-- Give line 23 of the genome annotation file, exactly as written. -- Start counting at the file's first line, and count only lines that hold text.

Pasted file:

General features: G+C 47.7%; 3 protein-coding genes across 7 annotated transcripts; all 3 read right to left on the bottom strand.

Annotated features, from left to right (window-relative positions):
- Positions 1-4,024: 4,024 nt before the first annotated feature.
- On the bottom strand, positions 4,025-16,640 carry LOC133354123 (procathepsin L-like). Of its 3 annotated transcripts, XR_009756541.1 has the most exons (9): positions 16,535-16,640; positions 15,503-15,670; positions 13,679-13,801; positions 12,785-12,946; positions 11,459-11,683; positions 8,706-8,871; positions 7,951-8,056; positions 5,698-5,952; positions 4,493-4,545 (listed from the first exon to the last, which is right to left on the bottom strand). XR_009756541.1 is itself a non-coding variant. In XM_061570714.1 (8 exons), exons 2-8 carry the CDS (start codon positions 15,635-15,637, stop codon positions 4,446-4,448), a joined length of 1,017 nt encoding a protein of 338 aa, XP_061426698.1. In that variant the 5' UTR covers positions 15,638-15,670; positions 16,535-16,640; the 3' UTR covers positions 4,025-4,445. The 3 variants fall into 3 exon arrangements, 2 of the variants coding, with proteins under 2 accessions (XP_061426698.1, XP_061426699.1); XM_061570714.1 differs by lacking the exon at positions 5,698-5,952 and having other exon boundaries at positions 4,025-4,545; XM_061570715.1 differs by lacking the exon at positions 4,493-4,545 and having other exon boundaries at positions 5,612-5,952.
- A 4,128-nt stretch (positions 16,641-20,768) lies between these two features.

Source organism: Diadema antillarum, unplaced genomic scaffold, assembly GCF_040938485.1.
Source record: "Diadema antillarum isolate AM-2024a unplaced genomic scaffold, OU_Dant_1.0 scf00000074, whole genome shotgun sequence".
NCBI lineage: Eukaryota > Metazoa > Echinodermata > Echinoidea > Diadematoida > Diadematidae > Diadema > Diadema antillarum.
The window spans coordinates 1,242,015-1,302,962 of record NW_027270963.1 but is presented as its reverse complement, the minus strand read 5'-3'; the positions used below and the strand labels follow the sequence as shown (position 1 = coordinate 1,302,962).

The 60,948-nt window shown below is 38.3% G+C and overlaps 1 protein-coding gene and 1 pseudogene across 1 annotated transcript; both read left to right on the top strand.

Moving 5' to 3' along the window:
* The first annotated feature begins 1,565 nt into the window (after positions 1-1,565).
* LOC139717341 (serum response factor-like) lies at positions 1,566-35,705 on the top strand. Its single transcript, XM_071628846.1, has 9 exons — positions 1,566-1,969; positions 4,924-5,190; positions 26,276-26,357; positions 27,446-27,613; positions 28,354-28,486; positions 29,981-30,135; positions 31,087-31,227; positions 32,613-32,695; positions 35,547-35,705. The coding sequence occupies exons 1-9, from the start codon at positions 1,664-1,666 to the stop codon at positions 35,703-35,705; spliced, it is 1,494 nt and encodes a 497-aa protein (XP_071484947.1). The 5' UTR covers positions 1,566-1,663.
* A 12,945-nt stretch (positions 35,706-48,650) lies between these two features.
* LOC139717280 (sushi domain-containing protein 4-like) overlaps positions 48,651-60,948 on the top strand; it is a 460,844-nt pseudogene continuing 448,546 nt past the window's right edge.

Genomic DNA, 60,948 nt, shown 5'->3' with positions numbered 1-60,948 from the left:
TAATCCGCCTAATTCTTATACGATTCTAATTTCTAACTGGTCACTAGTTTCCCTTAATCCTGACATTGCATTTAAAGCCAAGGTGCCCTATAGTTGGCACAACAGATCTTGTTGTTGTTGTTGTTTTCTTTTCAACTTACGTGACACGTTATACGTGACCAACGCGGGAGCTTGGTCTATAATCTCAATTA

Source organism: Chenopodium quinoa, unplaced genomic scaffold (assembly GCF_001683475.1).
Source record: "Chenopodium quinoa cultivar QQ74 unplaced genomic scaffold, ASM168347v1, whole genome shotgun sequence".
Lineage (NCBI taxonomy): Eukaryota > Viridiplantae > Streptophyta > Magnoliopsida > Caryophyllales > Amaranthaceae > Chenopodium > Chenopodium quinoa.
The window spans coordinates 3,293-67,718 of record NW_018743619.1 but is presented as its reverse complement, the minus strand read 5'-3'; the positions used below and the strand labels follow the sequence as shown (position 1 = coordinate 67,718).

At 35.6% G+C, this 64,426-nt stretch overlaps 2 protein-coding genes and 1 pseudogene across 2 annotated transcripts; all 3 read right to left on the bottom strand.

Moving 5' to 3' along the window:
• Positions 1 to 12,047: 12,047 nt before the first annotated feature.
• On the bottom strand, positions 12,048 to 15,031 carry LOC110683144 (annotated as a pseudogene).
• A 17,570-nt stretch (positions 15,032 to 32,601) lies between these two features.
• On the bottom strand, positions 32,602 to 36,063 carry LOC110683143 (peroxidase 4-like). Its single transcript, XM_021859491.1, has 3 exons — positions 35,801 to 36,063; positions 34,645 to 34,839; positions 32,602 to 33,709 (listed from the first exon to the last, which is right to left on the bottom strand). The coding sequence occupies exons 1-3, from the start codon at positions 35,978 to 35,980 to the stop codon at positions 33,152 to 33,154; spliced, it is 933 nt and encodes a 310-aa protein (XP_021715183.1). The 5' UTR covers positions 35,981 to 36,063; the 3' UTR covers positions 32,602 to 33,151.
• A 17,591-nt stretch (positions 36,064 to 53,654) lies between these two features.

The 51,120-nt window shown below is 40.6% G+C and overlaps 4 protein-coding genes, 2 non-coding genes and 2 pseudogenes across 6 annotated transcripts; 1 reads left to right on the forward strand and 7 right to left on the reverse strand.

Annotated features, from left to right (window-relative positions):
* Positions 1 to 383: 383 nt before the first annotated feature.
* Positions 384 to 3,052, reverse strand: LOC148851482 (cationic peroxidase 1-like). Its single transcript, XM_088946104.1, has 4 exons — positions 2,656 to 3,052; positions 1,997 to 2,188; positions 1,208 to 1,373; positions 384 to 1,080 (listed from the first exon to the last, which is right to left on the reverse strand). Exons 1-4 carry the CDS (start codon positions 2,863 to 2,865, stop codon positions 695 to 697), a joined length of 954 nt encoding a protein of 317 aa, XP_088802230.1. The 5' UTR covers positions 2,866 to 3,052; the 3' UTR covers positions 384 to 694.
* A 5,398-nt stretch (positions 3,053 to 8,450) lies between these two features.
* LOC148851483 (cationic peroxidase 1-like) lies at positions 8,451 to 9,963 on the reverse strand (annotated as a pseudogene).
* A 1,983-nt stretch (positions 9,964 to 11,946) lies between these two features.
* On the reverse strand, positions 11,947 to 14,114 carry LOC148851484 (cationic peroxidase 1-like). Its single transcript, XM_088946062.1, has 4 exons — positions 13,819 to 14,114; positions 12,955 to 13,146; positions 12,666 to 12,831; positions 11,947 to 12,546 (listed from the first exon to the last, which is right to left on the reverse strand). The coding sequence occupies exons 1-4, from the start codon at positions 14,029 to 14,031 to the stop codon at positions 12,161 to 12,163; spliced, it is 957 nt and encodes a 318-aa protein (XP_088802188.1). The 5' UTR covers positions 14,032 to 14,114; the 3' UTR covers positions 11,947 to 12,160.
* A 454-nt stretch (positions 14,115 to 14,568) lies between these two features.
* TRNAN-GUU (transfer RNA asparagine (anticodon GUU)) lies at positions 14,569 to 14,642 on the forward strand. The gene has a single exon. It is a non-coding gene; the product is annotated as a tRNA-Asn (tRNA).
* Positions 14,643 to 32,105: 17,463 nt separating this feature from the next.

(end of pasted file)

Moving 5' to 3' along the window: